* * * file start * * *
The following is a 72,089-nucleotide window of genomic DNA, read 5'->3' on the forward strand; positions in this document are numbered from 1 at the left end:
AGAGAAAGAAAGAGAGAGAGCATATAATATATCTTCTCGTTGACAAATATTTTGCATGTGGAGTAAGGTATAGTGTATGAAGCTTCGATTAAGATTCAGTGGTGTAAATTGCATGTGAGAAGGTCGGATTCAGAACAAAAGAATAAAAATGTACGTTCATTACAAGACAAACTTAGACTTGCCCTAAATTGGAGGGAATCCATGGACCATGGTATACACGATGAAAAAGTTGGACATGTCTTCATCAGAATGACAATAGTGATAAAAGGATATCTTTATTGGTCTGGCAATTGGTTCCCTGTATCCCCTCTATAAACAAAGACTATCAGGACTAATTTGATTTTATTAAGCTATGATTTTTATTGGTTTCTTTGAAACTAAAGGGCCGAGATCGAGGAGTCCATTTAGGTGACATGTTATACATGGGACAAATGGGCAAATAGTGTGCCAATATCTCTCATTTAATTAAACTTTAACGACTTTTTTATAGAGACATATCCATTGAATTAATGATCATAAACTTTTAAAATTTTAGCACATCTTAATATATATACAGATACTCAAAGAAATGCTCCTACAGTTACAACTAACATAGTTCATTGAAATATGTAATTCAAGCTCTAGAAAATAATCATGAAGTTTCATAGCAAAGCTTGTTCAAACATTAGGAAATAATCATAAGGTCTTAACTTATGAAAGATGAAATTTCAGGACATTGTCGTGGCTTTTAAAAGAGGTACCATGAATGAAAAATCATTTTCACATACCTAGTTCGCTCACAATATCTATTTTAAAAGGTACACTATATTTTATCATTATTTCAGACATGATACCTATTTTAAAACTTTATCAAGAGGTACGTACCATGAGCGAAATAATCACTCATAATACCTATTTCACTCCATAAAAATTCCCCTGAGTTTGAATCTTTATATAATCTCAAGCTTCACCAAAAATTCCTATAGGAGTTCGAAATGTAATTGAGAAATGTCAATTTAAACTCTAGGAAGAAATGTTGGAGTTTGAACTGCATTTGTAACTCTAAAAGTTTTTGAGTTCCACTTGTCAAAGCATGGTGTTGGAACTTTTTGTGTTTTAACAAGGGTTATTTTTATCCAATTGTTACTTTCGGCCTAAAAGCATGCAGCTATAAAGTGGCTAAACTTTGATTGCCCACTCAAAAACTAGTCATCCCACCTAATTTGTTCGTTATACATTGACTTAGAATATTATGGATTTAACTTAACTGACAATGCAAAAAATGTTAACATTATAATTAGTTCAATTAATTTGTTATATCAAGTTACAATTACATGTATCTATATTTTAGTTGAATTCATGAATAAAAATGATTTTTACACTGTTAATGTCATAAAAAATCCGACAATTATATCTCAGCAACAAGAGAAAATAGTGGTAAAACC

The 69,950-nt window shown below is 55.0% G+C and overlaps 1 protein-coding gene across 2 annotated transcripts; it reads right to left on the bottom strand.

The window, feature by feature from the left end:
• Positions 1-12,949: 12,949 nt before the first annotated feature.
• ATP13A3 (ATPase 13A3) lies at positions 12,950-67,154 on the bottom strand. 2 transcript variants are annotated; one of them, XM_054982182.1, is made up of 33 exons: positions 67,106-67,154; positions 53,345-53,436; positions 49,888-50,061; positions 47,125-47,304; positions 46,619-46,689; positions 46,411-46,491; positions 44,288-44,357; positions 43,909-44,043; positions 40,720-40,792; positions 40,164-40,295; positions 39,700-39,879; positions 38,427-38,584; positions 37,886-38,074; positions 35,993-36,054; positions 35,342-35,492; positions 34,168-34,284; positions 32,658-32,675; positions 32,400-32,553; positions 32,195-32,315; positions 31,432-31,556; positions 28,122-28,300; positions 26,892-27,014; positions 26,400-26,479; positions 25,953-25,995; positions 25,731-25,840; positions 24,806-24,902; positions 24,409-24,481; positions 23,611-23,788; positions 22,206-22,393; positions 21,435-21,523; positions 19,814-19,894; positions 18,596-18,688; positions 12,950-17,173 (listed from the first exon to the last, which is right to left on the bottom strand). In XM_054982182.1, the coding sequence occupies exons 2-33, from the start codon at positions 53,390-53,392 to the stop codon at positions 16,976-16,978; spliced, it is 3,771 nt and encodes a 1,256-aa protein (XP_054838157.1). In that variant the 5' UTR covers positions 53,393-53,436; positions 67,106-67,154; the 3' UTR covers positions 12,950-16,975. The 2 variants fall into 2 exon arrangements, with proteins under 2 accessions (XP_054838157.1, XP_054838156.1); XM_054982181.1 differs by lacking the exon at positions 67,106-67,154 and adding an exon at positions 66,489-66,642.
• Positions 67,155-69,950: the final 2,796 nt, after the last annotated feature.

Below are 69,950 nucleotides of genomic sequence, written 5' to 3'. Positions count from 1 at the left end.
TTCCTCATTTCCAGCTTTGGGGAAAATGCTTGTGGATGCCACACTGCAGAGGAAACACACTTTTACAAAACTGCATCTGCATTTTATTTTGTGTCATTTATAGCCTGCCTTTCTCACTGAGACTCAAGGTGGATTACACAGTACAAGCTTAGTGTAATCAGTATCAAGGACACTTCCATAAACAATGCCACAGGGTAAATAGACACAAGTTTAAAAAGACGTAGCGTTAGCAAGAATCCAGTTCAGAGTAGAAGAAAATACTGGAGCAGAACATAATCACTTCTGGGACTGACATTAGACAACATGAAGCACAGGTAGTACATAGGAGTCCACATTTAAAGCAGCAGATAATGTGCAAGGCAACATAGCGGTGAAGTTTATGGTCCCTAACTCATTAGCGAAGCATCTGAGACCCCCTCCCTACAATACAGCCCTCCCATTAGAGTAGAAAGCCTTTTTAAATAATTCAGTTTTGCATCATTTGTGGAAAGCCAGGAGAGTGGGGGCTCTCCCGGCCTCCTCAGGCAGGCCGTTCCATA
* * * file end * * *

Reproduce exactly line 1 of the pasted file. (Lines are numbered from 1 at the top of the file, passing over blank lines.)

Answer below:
The following is a 72,089-nucleotide window of genomic DNA, read 5'->3' on the forward strand; positions in this document are numbered from 1 at the left end: